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Lonely senator says Copenhagen necessary for climate action in U.S.


COPENHAGEN—Not a lot of U.S. Senators will make the trek to the United Nations' climate summit here—a delegation led by California Sen. Barbara Boxer will stay home to focus on the ongoing health care debate while arch-contrarian Senator James Inhofe (R–Okla.) stopped in but briefly. But Sen. John Kerry (D–Mass.) made the trip to say that "success in Copenhagen is really critical to success next year in the U.S. Senate and Congress."

That is, without action toward a global agreement in Copenhagen, it will be difficult, in Kerry's opinion, for senators from, for example, Ohio to reassure constituents that U.S. action won't reduce economic opportunity. "Here in Copenhagen, it's critical that people understand that one of the reasons the U.S. has moved as slowly and with reservation is a fear by many members of Congress and people across the country that if we take those steps [to cut CO2 emissions] they're simply going to be eclipsed by rising emissions in developing countries," Kerry says.

After all, Kerry noted that total greenhouse gas emissions from China will likely be 40 percent higher than the U.S.'s by 2020, and 97 percent of emissions growth in the next decade will come from developing countries. "None of us on the planet are doing enough under any plan currently proposed to keep the temperature from rising two degrees Celsius," Kerry notes. "India, China, countries that didn't have to step up have stepped up and have made a commitment to reduce," but those emission reductions will need to be verified.

"It would be a terrible irony, to say the least, if we succeed in understanding the terrible mistakes that have been made over these years but have brought us where we are with this crisis but allow the less developed world to repeat our mistakes and develop the way we did," Kerry says. Partnerships among the U.S. and India and China to develop technology, as well as cleaner fuel sources, such as shale gas, the discovery of which may enable the U.S. to reduce its emissions more quickly and cheaply than anticipated, have been signed in recent weeks.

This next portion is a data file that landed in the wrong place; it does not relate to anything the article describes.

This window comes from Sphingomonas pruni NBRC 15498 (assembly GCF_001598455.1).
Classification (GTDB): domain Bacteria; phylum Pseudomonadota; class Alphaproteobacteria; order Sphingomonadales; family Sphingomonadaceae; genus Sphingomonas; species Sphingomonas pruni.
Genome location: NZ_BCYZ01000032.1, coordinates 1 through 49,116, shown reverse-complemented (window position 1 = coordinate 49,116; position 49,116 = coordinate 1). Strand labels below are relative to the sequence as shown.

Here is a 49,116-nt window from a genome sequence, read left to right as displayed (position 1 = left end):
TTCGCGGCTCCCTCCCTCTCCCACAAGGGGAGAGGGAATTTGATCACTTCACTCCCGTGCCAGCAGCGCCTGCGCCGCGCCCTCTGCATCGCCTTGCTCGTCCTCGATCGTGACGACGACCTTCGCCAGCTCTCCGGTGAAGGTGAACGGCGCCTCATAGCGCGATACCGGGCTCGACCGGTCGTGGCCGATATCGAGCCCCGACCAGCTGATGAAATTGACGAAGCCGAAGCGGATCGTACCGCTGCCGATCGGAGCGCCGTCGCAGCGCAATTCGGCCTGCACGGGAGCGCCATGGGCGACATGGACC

Ultimately, Kerry is optimistic for climate legislation in the U.S. in 2010, noting business and bipartisan support for action as well as passage of a bill in the House of Representatives this year and the looming threat of regulation by the U.S. Environmental Protection Agency. "We're going to pass major energy and climate legislation that will have an impact on the reduction of emissions," he says, by June most likely. "The only way to reduce emissions and meet the goals that science tells us we must meet is to price carbon," whether a tax, cap-and-trade scheme, or other policy.

After all, the science of climate change and its impacts becomes ever more clear. "Science has been screaming at us since Rio [in 1992] and it's screaming at us today even more so," Kerry says. "Vast populations are going to experience negative consequences as a result of something they had nothing to do with."

And with world leaders already descending on Copenhagen, the pressure is mounting here to get a deal done. "Ministers who have their bosses coming are particularly keen ot have things done," says Todd Stern, chief negotiator for the U.S. "I think it's pressure of a salutary kind."

Image: © David Biello

The views expressed are those of the author and are not necessarily those of Scientific American.

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